Blade Selection Guidelines
We carry an extensive line of blades both left-hand and right-hand. They come in a variety of styles, weights and lengths to suit different tasks and mower’s preferences. If you would like some friendly advice or guidance in making a choice, please let us know and we will be happy to help. Following are a few guidelines to help you choose the type blade you need.
Grass blades are our most popular type. They are used for mowing hay fields, grain harvesting, and maintaining lawns. Convenient lengths range from 22 to 36 inches. Length selection depends on the area to cut, ground conditions, the type of grass among other considerations. The shorter sizes work well for small areas and in tight quarters, such as clearing around buildings, garden edges or between garden beds. The longer grass blades cut a wide swath for mowing large fields, lawns or harvesting grain. Grass blades are beautifully formed, graceful, thin and light, strong and resilient. A 36-inch blade weighs only 21 ounces. Grass blades are a joy to use and once you begin mowing, are hard to put down.
Bush blades are built short, stocky and strong for the hard work of cutting woody plants. Blade lengths run from 16 inches to 20 inches. Use bush blades to thin saplings in a woodlot or to keep back small trees encroaching on a field or woods road, trail maintenance, for clearing brush and heavy weeds. The weight of these blades, as much as two pounds, provides momentum to slice through woody plants. These blades will mow grass but are too heavy and short for efficiency at that task.
Ditch blades fall between the grass and bush blades in heft and sturdiness. Stronger than grass blades and slightly heavier, ditch blades mow grass well plus heavy weeds and light brush (up to ¼” diameter). They will not stand up to the abuse of thick woody stems like the bush blade. Ditch blades are versatile and used in places where the mower encounters a variety of plants such as the edges of field and woods or roadside ditches. They are excellent for mowing hay fields, as well.
A Special Note on Blade Length for New Mowers about Longer Blades
We consider long blade lengths to be 30 inches or more. At first glance it seems the longer the blade the more area that can be cut in less time. This is true when the scythe is in the hands of an experienced mower. For mowing large areas we find that most people are more successful with a 28" blade. This is particularly true for new mowers.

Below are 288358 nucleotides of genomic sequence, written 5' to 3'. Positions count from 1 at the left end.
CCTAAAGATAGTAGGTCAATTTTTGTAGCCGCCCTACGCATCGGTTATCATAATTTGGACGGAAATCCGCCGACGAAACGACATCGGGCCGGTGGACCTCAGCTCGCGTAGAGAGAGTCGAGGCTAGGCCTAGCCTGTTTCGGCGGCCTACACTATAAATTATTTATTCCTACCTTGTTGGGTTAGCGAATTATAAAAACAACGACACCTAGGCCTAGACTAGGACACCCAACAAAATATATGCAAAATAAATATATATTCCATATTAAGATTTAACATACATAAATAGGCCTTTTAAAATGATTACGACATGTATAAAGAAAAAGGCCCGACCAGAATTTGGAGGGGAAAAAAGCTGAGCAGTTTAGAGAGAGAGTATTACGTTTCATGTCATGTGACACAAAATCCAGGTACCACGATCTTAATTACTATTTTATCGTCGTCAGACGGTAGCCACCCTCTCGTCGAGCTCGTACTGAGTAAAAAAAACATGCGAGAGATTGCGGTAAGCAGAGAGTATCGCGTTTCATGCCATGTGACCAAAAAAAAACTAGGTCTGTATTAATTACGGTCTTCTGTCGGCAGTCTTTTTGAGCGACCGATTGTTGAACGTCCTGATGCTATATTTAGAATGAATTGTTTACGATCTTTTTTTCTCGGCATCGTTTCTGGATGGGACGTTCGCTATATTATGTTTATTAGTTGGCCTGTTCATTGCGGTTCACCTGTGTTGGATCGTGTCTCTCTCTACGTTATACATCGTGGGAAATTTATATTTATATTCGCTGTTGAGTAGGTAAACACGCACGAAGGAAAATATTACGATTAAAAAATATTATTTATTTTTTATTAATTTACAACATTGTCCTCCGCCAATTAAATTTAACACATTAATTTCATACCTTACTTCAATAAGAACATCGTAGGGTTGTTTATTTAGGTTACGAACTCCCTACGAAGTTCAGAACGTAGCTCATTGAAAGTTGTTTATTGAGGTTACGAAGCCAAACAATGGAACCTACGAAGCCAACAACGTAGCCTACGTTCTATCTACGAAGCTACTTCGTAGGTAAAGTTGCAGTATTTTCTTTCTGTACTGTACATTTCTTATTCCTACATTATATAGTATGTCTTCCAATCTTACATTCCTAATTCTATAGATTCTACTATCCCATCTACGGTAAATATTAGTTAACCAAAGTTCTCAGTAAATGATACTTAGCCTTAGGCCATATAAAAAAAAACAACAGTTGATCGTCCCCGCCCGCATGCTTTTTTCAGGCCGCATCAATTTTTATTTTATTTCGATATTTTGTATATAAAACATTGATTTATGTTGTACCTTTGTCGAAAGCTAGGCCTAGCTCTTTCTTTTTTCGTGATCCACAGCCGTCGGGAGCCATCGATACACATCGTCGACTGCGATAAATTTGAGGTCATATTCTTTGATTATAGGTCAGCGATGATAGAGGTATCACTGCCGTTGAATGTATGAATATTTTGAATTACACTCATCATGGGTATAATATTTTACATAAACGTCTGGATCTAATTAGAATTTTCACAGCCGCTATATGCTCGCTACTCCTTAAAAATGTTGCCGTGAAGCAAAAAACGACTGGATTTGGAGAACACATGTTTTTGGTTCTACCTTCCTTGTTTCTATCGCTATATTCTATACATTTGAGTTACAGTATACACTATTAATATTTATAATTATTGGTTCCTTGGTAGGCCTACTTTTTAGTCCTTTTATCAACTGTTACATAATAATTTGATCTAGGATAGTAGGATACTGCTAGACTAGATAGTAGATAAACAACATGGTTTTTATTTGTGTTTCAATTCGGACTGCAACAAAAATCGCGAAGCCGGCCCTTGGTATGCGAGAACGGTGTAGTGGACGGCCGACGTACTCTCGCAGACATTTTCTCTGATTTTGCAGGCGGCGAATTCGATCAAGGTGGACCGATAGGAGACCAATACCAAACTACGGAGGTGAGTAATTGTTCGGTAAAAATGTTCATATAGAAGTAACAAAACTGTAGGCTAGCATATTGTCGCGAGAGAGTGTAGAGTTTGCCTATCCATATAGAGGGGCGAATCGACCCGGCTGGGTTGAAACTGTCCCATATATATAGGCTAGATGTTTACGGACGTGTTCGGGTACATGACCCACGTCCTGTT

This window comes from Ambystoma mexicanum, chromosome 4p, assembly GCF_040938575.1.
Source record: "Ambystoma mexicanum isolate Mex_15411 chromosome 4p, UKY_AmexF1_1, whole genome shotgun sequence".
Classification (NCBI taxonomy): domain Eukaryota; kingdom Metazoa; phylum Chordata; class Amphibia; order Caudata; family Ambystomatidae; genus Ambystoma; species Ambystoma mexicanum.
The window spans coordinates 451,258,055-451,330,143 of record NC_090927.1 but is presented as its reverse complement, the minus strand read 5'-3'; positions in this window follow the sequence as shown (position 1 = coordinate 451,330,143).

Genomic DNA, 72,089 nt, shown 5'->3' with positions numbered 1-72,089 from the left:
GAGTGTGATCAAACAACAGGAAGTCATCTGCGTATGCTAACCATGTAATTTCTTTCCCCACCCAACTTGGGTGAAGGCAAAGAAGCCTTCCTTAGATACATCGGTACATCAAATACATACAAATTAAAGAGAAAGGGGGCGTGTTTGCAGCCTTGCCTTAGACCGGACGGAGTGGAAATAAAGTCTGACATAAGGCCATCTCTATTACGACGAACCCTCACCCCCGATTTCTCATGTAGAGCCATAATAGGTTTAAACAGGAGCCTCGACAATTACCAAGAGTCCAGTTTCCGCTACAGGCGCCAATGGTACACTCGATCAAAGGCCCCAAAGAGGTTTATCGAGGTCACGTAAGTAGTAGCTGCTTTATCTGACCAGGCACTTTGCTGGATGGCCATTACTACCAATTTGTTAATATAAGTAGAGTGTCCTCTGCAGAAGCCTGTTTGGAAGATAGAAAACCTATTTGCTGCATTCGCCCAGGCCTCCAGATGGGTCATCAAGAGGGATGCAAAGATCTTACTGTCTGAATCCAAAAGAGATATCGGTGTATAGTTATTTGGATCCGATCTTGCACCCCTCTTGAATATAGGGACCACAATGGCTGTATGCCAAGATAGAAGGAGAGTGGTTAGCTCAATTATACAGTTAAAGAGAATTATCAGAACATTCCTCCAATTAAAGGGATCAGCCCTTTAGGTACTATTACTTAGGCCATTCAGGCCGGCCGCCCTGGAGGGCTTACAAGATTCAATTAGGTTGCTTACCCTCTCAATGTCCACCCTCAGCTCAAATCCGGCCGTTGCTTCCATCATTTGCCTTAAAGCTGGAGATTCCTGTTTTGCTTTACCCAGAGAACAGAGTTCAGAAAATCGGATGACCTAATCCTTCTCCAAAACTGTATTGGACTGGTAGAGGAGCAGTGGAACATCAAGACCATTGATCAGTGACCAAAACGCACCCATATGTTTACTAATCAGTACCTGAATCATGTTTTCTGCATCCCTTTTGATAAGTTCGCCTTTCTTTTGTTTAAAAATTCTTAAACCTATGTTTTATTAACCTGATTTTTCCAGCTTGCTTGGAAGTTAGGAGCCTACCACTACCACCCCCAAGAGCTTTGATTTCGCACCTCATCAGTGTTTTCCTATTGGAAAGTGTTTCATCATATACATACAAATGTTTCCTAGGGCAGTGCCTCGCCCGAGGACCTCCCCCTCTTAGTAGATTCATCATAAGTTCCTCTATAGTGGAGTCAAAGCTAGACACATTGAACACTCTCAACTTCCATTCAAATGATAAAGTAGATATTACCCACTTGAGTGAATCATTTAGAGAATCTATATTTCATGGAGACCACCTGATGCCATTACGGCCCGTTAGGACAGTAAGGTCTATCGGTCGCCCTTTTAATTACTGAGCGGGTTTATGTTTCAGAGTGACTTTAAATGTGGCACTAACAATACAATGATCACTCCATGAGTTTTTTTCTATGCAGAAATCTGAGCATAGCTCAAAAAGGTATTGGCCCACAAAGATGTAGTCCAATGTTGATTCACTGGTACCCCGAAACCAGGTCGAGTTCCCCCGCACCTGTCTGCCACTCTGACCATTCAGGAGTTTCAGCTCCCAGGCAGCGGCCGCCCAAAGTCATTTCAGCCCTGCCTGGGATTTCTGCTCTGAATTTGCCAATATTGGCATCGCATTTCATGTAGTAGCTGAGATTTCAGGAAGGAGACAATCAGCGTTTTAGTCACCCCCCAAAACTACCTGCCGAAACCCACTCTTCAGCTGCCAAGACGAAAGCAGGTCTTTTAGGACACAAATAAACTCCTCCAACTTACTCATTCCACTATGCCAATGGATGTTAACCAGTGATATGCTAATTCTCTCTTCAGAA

Long blades require very good mowing technique. Long blades create greater drag, so take more energy. Your swing has to be easy, light and smooth with a steady rhythm. You have to make use of your body mass to help carry the blade through the grass. The blade has to slice (see our Stroke Workshop). If you force the blade, especially in heavy, dense stands of grass, the blade won't cut well. It catches in the grass and the scythe moves with a jerky motion. The mower tires very quickly. Large areas often are more efficiently mown with a shorter blade. Twenty-four inch to twenty-eight inch blades are good choices. Bear in mind, most people are not going to mow an acre a day. Most mowers will harvest only a small portion of that area at a time so a shorter blade suits the conditions better.
It is true that anyone can learn to scythe with what ever length blade they choose. After many years of helping people learn to mow we have found it is best for new mowers to learn on blades shorter than 30".
If you would like help in deciding if a long blade makes sense for you please call us at (207) 853-4750 or email at firstname.lastname@example.org
Order blades on our blades page .
Blade covers are available for all blade sizes.
Click here for a discussion on snath selection.
Left Hand Blades
Right Hand Blades